Stockholm (NordSIP) – Asset manager Federated Hermes recently came under fire from some of its clients over the firm’s sponsorship of the US State Financial Officers Foundation (SFOF). Although Federated Hermes has made a name for itself as an ESG leader, its status as a “Gold” sponsor of an organisation that has aggressively lobbied against climate mitigation efforts and that is an active participant in recent efforts by some US states to demonise ESG investment caught the attention of two of its major Danish pension fund clients.
Anders Schelde, CIO of AkademikerPension expressed his dissatisfaction with the firm’s formal statement on the matter, which stated “we do not set the agendas for these organisations; rather, they operate according to their unique charters and the views of their members and elected leadership. Our participation does not serve as an endorsement of any organisation’s particular perspective on any issue.” Quoted in the Financial Times, Schelde said “it just doesn’t add up, in our view,” a position shared by Danish pension fund P+, whose Head of ESG Kirstine Lund Christiansen urgently requested clarification from the asset manager. Federated Hermes was also the target of climate demonstrators at a local government pension scheme conference in the UK.
Faced with a barrage of criticism, Federated Hermes appears to have reconsidered its position regarding the SFOF. Although the ongoing sponsorship deal will remain in place, the firm has announced that it will not be renewed. Anders Schelde cautiously welcomed the news, telling NordSIP that “it’s positive that Federated Hermes has decided not to renew its sponsorship of SFOF in light of the latter’s aggressive opposition to ESG and climate denialism. Questions remain regarding when the sponsorship will be terminated, and we have also asked Federated Hermes to review all of its other memberships and sponsorships to make sure they know their exposure to similar risks of misalignment with their fundamental values and commitment to the goals of the Paris Agreement.”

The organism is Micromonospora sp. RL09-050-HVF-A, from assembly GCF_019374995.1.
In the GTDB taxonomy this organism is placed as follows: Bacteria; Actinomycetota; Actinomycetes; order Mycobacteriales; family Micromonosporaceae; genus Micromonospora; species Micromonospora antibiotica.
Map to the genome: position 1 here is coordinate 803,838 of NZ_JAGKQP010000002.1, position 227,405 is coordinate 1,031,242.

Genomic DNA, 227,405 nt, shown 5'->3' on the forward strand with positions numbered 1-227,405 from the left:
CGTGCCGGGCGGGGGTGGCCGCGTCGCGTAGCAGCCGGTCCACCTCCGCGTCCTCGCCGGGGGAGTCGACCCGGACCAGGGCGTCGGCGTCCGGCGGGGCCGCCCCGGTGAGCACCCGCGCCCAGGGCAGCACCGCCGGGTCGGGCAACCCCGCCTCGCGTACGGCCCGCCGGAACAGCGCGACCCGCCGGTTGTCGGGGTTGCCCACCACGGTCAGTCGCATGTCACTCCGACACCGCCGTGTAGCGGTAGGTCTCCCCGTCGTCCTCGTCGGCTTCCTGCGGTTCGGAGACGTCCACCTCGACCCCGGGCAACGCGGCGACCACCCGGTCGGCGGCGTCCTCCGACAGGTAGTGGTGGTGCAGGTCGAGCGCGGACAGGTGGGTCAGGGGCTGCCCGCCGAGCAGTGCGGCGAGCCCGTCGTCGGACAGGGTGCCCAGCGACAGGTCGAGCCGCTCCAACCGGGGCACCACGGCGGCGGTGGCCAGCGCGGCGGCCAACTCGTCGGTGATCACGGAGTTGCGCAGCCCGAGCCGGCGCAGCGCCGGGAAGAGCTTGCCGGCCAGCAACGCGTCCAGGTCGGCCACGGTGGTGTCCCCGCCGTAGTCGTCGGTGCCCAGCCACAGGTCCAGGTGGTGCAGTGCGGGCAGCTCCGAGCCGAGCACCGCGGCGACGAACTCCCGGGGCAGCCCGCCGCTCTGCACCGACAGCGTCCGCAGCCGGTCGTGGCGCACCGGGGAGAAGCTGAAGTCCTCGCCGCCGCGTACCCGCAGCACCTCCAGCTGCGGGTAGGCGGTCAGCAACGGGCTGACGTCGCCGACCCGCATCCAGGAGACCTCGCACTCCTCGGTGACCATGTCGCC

Kirstine Lund Christiansen, Senior Vice President and Head of ESG at P+ was also encouraged by the shift in position, explaining to NordSIP that “P+ is a client of EOS, who is owned by Federated Hermes. We have been in dialogue with EOS on the matter since this summer. Federated Hermes have decided not to renew their sponsorship of SFOF, which we find very positive. The current sponsorship will end by next year, and thereafter it will not be renewed.”
The ramping up of the increasingly aggressive anti-ESG movement in the United States appears to have taken Federated Hermes by surprise, as certain State institutions’ previously implicit support for the fossil fuel industry has become more vocal and extreme. For most European institutional investors like AkademikerPension’s Schelde, appointed external managers must be aligned with global climate targets not only in their investment portfolios but also in their relationships with industry bodies: “If misalignment is found, we ask for transparency and a strategy to influence or terminate the misaligned organisations. It’s key for us that they are consistent with the asks of companies under Climate Action 100+, and with what we have asked of companies like BHP, Chevron, Toyota etc in shareholder proposals in the past.”
With asset management firms such as Fidelity Investments and Invesco also listed as SFOF sponsors, this issue has brought to light the potential discrepancies in large multi-national firms, where the right hand may not know what the left one is doing when it comes to a consistent and coherent net-zero commitment. This will undoubtedly spur on asset owners and non-governmental organisations (NGOs) in their efforts to closely scrutinise their external managers’ affiliations and sponsorships.